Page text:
The Oxford English Dictionary records that the word "Multimeter" was first used in 1907.
The first multimeter was made by a British Post Office engineer named Donald Macadie. He got tired of having to carry around a lot of different tools to keep telecommunications circuits in good shape. Macadie made a meter that could measure amps, volts, and ohms. He called it the Avometer because it could do so many things. The meter comprised a moving coil meter, voltage and precision resistors, switches and sockets to choose the range, and a case to hold everything.
The Automatic Coil Winder and Electrical Equipment Company (ACWEECO) was set up in 1923 to make the Avometer and a coil winding machine that MacAdie had also designed and patented. Even though Mr. MacAdie had shares in ACWEECO, he kept working for the Post Office until he retired in 1933. Hugh S. MacAdie, his son, started working for ACWEECO in 1927 and became the Technical Director. The first AVO went on sale in 1923, and until the last Model 8, many of its features were almost the same.
General Properties of Multimeter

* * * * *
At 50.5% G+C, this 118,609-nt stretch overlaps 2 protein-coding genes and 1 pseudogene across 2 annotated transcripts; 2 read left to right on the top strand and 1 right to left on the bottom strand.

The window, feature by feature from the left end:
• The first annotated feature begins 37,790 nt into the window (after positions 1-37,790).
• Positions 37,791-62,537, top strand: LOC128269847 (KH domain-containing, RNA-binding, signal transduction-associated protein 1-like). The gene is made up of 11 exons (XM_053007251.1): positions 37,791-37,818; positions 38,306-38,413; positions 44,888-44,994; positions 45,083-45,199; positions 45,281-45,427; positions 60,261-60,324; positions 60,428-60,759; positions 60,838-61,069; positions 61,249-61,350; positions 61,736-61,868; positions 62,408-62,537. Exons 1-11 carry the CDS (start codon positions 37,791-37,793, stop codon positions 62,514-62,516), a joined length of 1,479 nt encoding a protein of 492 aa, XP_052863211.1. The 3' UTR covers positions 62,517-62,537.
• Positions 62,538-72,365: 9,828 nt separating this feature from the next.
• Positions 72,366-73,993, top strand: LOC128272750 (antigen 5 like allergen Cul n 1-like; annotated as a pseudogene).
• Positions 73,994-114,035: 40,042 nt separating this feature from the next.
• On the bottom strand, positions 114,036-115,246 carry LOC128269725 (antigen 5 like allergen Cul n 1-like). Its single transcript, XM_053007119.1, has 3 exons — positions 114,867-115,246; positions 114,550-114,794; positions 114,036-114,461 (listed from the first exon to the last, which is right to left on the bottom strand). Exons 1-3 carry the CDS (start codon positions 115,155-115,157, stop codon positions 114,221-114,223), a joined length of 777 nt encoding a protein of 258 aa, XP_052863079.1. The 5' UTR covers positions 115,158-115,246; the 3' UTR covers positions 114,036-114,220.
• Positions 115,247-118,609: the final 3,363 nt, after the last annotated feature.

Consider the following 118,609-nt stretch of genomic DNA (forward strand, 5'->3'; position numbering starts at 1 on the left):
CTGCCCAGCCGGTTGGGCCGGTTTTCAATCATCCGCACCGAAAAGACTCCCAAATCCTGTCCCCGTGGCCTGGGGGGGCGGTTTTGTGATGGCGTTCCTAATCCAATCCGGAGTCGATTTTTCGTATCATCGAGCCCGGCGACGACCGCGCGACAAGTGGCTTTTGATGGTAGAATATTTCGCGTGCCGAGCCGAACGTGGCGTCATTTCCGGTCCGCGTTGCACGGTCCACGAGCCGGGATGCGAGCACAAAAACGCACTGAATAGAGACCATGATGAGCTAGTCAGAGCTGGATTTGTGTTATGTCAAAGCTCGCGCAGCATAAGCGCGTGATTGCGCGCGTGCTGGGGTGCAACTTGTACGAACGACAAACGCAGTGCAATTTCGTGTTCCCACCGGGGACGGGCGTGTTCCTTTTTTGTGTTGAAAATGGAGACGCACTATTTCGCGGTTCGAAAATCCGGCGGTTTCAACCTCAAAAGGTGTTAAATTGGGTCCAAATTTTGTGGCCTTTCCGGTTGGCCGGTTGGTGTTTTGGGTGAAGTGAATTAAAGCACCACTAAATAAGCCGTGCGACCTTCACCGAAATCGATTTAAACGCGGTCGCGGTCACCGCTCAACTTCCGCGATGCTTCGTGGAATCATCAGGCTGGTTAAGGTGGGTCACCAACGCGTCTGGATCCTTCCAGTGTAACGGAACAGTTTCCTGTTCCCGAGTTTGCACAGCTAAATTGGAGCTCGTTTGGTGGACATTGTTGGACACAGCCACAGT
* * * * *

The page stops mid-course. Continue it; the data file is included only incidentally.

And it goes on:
Any meter will put some load on the circuit being tested. For example, a multimeter with a moving coil movement and a full-scale deflection current of 50 microamps (A), which is the highest sensitivity usually available, must draw at least 50 A from the circuit being tested for the meter to reach the top of its scale. This could put so much load on a high-impedance circuit that it changes the circuit and gives a low reading. You can also talk about the full-scale deflection current in terms of "ohms per volt" (/V). The number of ohms per volt is often called the instrument's "sensitivity." So, a meter with a 50 A movement will have 20,000 /V of "sensitivity." "Per volt" means that the impedance of the meter in the circuit being tested is 20,000 times the full-scale voltage that the meter is set to. For example, if the meter is set to 300 V full scale, the meter's impedance will be 6 M. The best (highest) sensitivity that most analog multimeters with no internal amplifiers can offer is 20,000 /V. For meters (like VTVMs, FETVMs, etc.) that have amplifiers built in, the input impedance is set by the amplifier circuit.